Abdullah is 17yrs old,  old enough to know what he wants. Within weeks of being at the house, he begged to be taken home. His dad, a mechanic, was more than willing to receive him. Excited at the thought of his son finally moving back home,  Abdullah’s dad welcomed him with open arms.  But unfortunately, Abdullah deceived us all. Within 5 days, he was back in Kisenyi, smoking pot and drinking beer, leaving not only us saddened by his choices, but breaking his father’s heart as well. 

Finally, there’s David. This kid surprised everyone the day he jumped to return to Kisenyi. This boy was not part of the original group, he came weeks later.  After David had begged me to take him, I couldn’t say no. He got himself clean while still living on the streets, just to prove to me that he was ready to change. I was so impressed! 

Immediately after moving in, David started asking to go home.  So, we obliged. But the night before we were scheduled to take him, he changed his mind.  We decided to make him go anyway.  As we approached his home, I made him a deal. If after seeing his family he didn’t want to stay, I would let him come back with us, and he seemed fine with this.

Starting the moment we turned down his road, his face lit up. As we approached his family’s house, he couldn’t wait to get out of the car. Greeting and hugging everyone, David seemed so happy to be home. He was overjoyed when he got to speak with his grandmother and brother on the phone.  As we prepared to leave, I asked one more time - do you want to come with us? With his killer smile, he shook his head no. 

Five days passed and then David came back to us. He seemed fine. But he clearly wasn’t. A few days later, David ran back to Kisenyi. 

Within minutes of finding out that David had left, we raced to Kisenyi in the hopes of getting to him before he sniffed. But we were too late. These kids are quick…within seconds of reaching the slum, they return immediately to their bad habits. They don’t seem to  think twice. We tell them over and over, once you sniff, you ruin whatever chance you might have to be able to come back to the house.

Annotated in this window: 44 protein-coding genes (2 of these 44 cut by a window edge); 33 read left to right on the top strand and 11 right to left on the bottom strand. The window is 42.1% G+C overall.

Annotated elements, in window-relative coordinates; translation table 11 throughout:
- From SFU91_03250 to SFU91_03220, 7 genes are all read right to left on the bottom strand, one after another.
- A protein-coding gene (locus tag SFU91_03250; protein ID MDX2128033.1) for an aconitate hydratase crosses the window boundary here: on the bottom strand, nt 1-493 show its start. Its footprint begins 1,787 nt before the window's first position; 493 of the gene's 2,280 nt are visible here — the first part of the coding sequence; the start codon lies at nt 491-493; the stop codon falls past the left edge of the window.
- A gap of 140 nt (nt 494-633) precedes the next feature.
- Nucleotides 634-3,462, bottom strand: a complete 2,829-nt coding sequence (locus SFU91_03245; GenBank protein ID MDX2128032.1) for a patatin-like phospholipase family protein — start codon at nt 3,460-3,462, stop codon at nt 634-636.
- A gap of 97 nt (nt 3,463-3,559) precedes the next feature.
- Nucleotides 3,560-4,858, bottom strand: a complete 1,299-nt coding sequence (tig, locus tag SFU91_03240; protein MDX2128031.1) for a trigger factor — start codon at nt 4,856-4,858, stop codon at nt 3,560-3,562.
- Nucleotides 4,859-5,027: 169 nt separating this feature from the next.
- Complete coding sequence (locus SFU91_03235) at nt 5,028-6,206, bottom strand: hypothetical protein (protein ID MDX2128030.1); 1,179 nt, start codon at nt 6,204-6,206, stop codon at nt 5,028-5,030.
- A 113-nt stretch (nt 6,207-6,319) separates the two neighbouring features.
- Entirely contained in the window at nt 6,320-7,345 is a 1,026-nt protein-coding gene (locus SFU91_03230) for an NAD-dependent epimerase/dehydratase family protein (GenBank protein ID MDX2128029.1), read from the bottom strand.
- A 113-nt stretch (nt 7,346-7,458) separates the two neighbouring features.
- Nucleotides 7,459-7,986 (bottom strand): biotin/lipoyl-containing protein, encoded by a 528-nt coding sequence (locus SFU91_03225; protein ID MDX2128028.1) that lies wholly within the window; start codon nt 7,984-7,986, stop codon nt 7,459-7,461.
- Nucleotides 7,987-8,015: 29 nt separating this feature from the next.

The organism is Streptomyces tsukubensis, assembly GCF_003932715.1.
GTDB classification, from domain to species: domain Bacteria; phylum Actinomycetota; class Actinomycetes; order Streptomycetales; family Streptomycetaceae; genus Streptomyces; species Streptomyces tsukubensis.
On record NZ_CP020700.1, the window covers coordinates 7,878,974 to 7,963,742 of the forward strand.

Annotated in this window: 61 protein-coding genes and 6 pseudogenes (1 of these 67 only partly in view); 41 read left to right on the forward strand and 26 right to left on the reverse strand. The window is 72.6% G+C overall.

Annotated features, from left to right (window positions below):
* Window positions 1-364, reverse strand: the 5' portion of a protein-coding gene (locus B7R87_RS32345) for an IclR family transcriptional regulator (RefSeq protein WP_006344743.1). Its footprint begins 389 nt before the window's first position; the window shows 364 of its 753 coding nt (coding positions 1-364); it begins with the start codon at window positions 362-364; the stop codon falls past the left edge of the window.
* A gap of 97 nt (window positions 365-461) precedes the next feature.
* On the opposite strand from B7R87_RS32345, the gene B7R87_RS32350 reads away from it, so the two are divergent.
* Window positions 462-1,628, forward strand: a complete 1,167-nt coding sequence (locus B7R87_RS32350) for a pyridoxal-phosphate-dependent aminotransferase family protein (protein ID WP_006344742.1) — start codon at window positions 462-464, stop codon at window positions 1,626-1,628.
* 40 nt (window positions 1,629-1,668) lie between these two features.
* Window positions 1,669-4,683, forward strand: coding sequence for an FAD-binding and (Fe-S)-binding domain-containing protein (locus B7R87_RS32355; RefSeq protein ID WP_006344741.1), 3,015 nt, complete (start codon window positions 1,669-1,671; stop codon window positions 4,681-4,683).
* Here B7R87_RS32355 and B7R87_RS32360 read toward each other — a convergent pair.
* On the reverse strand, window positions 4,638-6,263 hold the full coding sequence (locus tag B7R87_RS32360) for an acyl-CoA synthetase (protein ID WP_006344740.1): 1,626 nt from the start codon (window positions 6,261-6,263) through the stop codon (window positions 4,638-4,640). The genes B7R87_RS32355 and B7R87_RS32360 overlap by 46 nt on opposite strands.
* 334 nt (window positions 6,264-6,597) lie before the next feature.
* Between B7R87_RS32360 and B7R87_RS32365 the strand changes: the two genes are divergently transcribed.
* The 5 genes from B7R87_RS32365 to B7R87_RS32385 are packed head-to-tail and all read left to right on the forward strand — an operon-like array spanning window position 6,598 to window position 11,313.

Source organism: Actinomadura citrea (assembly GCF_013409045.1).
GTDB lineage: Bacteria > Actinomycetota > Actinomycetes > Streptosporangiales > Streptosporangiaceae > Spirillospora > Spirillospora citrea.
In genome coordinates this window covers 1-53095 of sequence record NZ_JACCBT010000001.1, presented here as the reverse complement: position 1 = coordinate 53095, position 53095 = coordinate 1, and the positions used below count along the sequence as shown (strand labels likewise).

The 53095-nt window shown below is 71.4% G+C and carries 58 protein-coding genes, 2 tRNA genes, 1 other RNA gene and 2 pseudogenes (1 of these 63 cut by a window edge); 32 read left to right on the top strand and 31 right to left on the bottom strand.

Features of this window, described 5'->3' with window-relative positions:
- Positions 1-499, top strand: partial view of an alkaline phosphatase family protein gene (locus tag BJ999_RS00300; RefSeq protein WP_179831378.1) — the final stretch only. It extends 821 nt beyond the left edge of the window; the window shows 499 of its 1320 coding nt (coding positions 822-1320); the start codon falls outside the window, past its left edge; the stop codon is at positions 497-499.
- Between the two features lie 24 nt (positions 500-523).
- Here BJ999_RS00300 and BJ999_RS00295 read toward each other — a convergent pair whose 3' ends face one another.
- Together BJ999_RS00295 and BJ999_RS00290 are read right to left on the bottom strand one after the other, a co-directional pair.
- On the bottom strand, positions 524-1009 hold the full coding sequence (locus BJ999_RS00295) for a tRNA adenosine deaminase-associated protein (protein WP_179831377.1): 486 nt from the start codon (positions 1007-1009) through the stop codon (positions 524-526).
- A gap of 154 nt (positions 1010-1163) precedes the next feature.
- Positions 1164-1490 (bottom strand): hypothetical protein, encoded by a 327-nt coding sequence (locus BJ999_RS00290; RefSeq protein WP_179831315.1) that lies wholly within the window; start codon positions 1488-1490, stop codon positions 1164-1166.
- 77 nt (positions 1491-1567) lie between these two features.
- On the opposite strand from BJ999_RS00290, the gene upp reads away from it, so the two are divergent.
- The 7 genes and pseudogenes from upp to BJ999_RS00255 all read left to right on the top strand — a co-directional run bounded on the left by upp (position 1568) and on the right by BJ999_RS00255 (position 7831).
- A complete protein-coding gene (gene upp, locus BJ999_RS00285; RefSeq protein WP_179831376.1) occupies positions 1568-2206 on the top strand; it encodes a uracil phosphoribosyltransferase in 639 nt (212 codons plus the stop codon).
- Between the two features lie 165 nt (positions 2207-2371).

But David had worked so hard.  Once again I let the team convince me to give him another chance. This time there was a condition, his return would be temporary. After a few days,  we were to take him to live with his beloved grandmother. Even that didn’t matter as David wanted nothing to do with going home. The worst part of the entire ordeal, was when we made David call both his Auntie and Grandmother to tell them he was returning to the streets.  This kid broke three people’s hearts that day, his aunt’s, his grandmother’s and mine.  

Just like Brian, David understands he made a HUGE mistake by leaving. Every time I see him, he begs to come back.  And like Brian, I consider until he tells me he will come if I buy him a bicycle. Then I know---this kid is not serious. 

Every time a kid leaves, a little piece of my heart goes with them. I have grown to love these kids as if they were my own. I dread the "so-and-so ran-away" calls.  Whenever I lose a child to the street,  I become paralyzed, though I try not to show it. I can't stop asking myself "why?" 

But we didn't open the center to force kids to want a better life. We opened it to help those who really want to go home and take back their childhoods. 

Whenever I lose a child, I allow myself to mourn, but only for a few minutes.  I know my efforts are better served focused on the kids who want to stay, then on those who chose to leave.

As I prepare to return to Uganda to spend the holidays with the boys who are still with us… I can’t help but think of the 6 that got away.

Our first group of kids in the Watoto Mtaani Center have had so much success. Out of the 27 kids that we started with, 6 went back to the streets, 3 are living at home, 2 are in school, and 1 is starting his own business. With the remaining 18, 15 have been reunited with their families, and have spent time with them. Over the holiday, 14 of them will be going home for good.

Photo Credit Soulje Riddim and Netron Matt